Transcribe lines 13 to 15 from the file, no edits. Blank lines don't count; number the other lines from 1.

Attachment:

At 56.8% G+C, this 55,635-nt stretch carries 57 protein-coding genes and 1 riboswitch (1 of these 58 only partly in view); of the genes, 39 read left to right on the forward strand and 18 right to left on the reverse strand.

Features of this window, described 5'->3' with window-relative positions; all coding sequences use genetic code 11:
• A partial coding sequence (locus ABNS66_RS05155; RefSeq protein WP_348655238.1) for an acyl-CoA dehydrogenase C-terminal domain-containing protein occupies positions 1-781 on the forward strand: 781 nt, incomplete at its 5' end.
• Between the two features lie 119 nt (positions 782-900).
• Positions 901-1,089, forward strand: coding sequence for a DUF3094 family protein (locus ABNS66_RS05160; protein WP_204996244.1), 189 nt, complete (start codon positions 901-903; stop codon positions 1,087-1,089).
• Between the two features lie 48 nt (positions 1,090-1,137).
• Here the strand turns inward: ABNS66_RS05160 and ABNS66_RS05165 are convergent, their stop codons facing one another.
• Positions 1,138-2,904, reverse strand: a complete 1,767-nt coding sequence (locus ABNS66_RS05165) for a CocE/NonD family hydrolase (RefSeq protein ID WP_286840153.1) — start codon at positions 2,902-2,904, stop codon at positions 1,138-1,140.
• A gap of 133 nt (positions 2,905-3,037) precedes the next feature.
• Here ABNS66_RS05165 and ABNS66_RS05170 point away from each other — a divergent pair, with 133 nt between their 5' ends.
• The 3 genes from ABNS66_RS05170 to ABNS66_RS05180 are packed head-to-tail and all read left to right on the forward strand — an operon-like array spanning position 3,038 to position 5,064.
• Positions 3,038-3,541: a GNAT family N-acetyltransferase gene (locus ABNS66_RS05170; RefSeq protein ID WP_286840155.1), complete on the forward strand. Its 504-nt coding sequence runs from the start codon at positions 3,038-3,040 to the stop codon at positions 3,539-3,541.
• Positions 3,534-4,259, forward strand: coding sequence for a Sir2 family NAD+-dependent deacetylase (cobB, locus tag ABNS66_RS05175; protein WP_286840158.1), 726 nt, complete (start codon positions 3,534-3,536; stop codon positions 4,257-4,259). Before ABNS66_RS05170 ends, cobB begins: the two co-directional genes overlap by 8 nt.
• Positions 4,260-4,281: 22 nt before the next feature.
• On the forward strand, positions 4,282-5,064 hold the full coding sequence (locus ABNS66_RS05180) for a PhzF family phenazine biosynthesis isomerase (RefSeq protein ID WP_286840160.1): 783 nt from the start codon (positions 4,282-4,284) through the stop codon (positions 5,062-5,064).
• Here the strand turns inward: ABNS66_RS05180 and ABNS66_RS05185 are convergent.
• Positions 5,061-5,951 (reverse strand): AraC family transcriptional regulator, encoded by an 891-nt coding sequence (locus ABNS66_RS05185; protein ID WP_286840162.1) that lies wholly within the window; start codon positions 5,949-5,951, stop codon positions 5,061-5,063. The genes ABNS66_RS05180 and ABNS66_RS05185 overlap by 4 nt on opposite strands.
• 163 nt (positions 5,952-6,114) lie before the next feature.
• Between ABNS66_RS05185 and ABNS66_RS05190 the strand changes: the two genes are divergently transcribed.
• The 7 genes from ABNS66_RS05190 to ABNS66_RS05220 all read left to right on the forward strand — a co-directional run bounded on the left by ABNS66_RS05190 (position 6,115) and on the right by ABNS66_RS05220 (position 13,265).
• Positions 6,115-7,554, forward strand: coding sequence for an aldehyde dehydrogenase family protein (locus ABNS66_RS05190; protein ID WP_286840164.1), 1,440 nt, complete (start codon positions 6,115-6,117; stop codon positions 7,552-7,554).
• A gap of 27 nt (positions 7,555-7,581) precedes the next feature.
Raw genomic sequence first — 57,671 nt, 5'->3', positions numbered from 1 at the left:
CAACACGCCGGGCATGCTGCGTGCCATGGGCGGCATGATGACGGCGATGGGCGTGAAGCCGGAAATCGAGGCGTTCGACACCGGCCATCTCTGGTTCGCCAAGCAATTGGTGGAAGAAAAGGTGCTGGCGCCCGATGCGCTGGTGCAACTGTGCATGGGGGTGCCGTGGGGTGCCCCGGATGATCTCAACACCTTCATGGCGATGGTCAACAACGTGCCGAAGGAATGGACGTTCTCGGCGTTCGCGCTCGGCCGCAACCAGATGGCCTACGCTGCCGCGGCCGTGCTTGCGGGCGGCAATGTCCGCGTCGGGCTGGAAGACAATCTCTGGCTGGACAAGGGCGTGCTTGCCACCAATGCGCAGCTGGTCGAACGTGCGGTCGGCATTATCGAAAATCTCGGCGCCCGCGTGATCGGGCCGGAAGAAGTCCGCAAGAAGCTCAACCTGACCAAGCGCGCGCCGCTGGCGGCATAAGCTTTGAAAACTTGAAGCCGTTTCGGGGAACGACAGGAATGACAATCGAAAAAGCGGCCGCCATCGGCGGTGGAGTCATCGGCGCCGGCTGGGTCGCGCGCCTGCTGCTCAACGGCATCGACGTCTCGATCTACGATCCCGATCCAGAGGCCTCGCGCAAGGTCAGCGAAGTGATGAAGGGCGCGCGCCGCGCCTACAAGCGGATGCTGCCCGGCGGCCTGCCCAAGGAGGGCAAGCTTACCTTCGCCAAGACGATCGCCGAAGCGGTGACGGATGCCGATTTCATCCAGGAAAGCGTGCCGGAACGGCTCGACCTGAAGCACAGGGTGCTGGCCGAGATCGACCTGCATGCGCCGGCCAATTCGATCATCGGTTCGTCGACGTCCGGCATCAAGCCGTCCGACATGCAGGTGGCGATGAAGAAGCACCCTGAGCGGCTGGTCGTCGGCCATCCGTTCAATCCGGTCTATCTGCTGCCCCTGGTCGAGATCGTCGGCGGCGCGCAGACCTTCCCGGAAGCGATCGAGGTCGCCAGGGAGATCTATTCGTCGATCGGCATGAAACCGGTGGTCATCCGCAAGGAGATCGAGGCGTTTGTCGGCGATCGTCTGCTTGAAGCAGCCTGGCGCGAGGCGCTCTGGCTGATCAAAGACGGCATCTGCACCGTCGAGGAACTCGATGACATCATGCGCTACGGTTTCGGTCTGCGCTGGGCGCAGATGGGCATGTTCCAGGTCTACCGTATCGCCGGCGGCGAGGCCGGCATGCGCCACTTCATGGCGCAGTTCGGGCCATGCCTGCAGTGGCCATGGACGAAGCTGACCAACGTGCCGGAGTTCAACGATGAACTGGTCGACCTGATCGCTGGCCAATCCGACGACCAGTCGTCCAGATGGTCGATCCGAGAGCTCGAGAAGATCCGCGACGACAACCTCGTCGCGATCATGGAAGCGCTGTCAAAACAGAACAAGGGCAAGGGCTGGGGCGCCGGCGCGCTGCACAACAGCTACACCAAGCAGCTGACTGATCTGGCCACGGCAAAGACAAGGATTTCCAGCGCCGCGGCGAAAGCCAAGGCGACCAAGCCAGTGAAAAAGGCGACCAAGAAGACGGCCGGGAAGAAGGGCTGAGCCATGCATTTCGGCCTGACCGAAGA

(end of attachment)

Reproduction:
• Positions 3,534-4,259, forward strand: coding sequence for a Sir2 family NAD+-dependent deacetylase (cobB, locus tag ABNS66_RS05175; protein WP_286840158.1), 726 nt, complete (start codon positions 3,534-3,536; stop codon positions 4,257-4,259). Before ABNS66_RS05170 ends, cobB begins: the two co-directional genes overlap by 8 nt.
• Positions 4,260-4,281: 22 nt before the next feature.
• On the forward strand, positions 4,282-5,064 hold the full coding sequence (locus ABNS66_RS05180) for a PhzF family phenazine biosynthesis isomerase (RefSeq protein ID WP_286840160.1): 783 nt from the start codon (positions 4,282-4,284) through the stop codon (positions 5,062-5,064).